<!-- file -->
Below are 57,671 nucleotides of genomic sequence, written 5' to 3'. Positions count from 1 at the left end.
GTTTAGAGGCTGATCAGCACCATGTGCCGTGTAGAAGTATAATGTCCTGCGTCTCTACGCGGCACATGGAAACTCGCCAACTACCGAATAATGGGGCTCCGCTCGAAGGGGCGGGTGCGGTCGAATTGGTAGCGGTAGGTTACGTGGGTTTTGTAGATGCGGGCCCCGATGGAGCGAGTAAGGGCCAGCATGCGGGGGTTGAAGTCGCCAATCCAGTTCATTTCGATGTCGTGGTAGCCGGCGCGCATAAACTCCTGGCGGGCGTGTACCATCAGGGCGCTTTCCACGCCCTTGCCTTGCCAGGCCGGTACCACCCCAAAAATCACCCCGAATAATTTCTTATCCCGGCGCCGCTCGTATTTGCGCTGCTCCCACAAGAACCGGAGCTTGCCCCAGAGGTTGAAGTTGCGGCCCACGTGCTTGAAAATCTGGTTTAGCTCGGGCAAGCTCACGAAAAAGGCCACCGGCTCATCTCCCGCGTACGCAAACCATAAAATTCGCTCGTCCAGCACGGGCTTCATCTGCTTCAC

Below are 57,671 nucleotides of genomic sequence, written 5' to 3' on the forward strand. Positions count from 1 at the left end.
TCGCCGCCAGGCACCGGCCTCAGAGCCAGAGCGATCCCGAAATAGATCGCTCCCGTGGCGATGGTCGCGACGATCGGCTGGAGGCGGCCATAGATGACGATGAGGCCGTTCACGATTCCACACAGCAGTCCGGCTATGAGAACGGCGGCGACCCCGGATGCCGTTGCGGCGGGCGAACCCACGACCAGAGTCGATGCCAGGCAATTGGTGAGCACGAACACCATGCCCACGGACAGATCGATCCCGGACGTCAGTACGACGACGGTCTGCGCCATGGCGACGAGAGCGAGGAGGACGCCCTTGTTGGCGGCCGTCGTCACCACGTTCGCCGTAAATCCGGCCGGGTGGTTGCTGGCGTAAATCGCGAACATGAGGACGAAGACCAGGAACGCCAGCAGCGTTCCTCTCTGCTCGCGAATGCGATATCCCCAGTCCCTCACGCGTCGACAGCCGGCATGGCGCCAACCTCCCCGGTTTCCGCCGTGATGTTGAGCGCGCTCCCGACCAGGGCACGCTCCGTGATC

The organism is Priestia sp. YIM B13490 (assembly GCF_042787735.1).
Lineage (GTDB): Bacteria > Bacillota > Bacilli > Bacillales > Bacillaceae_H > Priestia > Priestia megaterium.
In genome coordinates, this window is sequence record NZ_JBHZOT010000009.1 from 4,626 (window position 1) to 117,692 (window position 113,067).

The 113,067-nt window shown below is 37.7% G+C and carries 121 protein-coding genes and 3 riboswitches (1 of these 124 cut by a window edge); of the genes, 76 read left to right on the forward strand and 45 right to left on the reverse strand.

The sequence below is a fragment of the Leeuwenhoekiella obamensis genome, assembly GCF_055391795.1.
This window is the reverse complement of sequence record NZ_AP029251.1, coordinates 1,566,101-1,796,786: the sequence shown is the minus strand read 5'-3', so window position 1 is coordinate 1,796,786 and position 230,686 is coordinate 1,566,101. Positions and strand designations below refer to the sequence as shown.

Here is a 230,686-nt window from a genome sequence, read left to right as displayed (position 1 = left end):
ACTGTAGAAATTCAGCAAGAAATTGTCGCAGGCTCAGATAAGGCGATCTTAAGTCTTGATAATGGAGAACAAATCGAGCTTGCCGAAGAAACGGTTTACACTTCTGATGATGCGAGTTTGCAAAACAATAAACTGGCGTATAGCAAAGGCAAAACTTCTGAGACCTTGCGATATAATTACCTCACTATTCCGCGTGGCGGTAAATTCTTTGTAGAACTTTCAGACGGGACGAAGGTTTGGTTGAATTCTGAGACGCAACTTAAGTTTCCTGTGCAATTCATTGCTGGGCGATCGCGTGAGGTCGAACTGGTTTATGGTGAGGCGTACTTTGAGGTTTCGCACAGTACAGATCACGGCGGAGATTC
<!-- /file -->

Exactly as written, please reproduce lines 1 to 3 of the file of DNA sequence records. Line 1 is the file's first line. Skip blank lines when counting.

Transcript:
Below are 57,671 nucleotides of genomic sequence, written 5' to 3'. Positions count from 1 at the left end.
GTTTAGAGGCTGATCAGCACCATGTGCCGTGTAGAAGTATAATGTCCTGCGTCTCTACGCGGCACATGGAAACTCGCCAACTACCGAATAATGGGGCTCCGCTCGAAGGGGCGGGTGCGGTCGAATTGGTAGCGGTAGGTTACGTGGGTTTTGTAGATGCGGGCCCCGATGGAGCGAGTAAGGGCCAGCATGCGGGGGTTGAAGTCGCCAATCCAGTTCATTTCGATGTCGTGGTAGCCGGCGCGCATAAACTCCTGGCGGGCGTGTACCATCAGGGCGCTTTCCACGCCCTTGCCTTGCCAGGCCGGTACCACCCCAAAAATCACCCCGAATAATTTCTTATCCCGGCGCCGCTCGTATTTGCGCTGCTCCCACAAGAACCGGAGCTTGCCCCAGAGGTTGAAGTTGCGGCCCACGTGCTTGAAAATCTGGTTTAGCTCGGGCAAGCTCACGAAAAAGGCCACCGGCTCATCTCCCGCGTACGCAAACCATAAAATTCGCTCGTCCAGCACGGGCTTCATCTGCTTCAC

Below are 57,671 nucleotides of genomic sequence, written 5' to 3' on the forward strand. Positions count from 1 at the left end.